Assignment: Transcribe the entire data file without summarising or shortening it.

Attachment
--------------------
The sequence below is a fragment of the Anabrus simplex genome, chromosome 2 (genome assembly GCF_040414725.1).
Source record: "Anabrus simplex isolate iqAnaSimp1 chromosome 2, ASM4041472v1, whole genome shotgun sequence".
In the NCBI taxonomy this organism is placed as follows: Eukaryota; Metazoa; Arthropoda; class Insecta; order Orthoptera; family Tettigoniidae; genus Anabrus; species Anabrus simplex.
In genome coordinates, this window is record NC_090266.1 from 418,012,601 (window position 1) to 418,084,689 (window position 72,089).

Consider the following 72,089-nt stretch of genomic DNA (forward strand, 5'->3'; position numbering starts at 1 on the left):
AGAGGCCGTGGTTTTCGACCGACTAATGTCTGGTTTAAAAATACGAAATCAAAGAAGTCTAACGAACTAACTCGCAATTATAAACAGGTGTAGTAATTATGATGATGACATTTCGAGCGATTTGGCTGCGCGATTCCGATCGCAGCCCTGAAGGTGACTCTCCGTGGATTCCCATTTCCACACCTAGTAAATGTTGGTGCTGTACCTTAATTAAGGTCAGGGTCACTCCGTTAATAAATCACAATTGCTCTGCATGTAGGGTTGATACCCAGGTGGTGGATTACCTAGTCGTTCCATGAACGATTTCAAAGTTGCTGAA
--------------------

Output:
The sequence below is a fragment of the Anabrus simplex genome, chromosome 2 (genome assembly GCF_040414725.1).
Source record: "Anabrus simplex isolate iqAnaSimp1 chromosome 2, ASM4041472v1, whole genome shotgun sequence".
In the NCBI taxonomy this organism is placed as follows: Eukaryota; Metazoa; Arthropoda; class Insecta; order Orthoptera; family Tettigoniidae; genus Anabrus; species Anabrus simplex.
In genome coordinates, this window is record NC_090266.1 from 418,012,601 (window position 1) to 418,084,689 (window position 72,089).

Consider the following 72,089-nt stretch of genomic DNA (forward strand, 5'->3'; position numbering starts at 1 on the left):
AGAGGCCGTGGTTTTCGACCGACTAATGTCTGGTTTAAAAATACGAAATCAAAGAAGTCTAACGAACTAACTCGCAATTATAAACAGGTGTAGTAATTATGATGATGACATTTCGAGCGATTTGGCTGCGCGATTCCGATCGCAGCCCTGAAGGTGACTCTCCGTGGATTCCCATTTCCACACCTAGTAAATGTTGGTGCTGTACCTTAATTAAGGTCAGGGTCACTCCGTTAATAAATCACAATTGCTCTGCATGTAGGGTTGATACCCAGGTGGTGGATTACCTAGTCGTTCCATGAACGATTTCAAAGTTGCTGAA